Wall St. Journal: Officials from a bunch of states held Secret King v. Burwell meeting. Conclusion? ¯\_(ツ)_/¯
This isn't quite as big of a shocker as it would have been if The Hill's Sarah Ferris hadn't already posted a related story about a week ago, but it's still a nice scoop by Louise Radnofsky and Stephanie Armour:
Officials from states across the nation flew to Chicago in early May for a secret 24-hour meeting to discuss their options if the Supreme Court rules they have to operate their own exchanges in order for residents to get health-insurance subsidies.
Over the course of an evening reception, a day’s presentations and a Mexican buffet at the O’Hare International Airport’s Hilton hotel, some of those officials concluded their options are likely unworkable.
Unfortunately, for all the Top Secret Urgency, their conclusion was pretty grim...
There is little chance most of the states that use HealthCare.gov could set up their own exchanges fast enough to preserve residents’ tax credits, participants said after the meeting. Several also said that while officials talked about ideas such as leasing an exchange from the federal government or a state that has its own, the hurdles could be too high to overcome.
Aside from the time factor (which could have been partially mitigated if they had moved a little quicker...like, say, last November when the Supreme Court agreed to take up the case in the first place), the bigger problems are a) funding and b) political will, of course:
Participants said it was extremely unlikely their state governors, legislatures and insurance commissioners would all agree to set up an exchange if the Supreme Court struck down their state subsidies, and that they could do so before the subsidies could vanish.
(As an aside, the Hawaii exchange keeps insisting that their private healthcare policy enrollment is anywhere from 35,000 - 40,000, even though they only had around 13,000 as of late February. I've yet to figure out what the heck is going on there.)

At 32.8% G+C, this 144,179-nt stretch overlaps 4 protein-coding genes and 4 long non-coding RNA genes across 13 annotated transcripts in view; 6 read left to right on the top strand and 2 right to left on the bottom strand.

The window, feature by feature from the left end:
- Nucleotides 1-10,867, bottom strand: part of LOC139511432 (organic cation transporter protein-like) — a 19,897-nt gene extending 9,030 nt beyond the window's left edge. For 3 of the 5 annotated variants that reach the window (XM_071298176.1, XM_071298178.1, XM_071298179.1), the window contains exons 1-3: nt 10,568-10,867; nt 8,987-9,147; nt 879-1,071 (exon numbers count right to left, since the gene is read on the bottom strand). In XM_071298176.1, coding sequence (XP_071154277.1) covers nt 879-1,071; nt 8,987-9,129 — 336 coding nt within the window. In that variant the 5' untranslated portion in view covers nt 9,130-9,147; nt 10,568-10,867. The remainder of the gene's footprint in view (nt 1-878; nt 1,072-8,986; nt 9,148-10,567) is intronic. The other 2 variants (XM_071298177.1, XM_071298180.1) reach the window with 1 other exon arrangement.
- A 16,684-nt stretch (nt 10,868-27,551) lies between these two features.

But several attendees in Chicago said they doubted their governors or legislatures could agree to such an option amid opposition to the health law, especially from Republicans. Of 34 states that didn’t set up their own exchanges, only seven currently have Democratic governors, and only one of those also has a Democratic legislature.
Pennsylvania Governor Tom Wolf is on the record as supporting a state exchange, and I received word today that Delaware (the 1 state with an all-Dem administration referred to above) has also asked the HHS Dept. to let them piggyback their official exchange on HC.gov. No surprises in either case, and Wolf still has to deal with an all-GOP legislature.
As for the rest, not only are they refusing to budge, a few (such as Arizona) have even passed laws preventing an exchange from being established (which is kind of redundant since they'd have to agree to set it up anyway, but still...)
In many of the rest of the states, GOP legislators have taken steps to block any moves from even Republican governors to implement the law. Those legislators might be able to bar the state from entering into any contract or lease to get exchange technology, some officials say.
In short, the Republican Party has decided not just to slit their own throats, but to block anyone else from trying to grab the knife.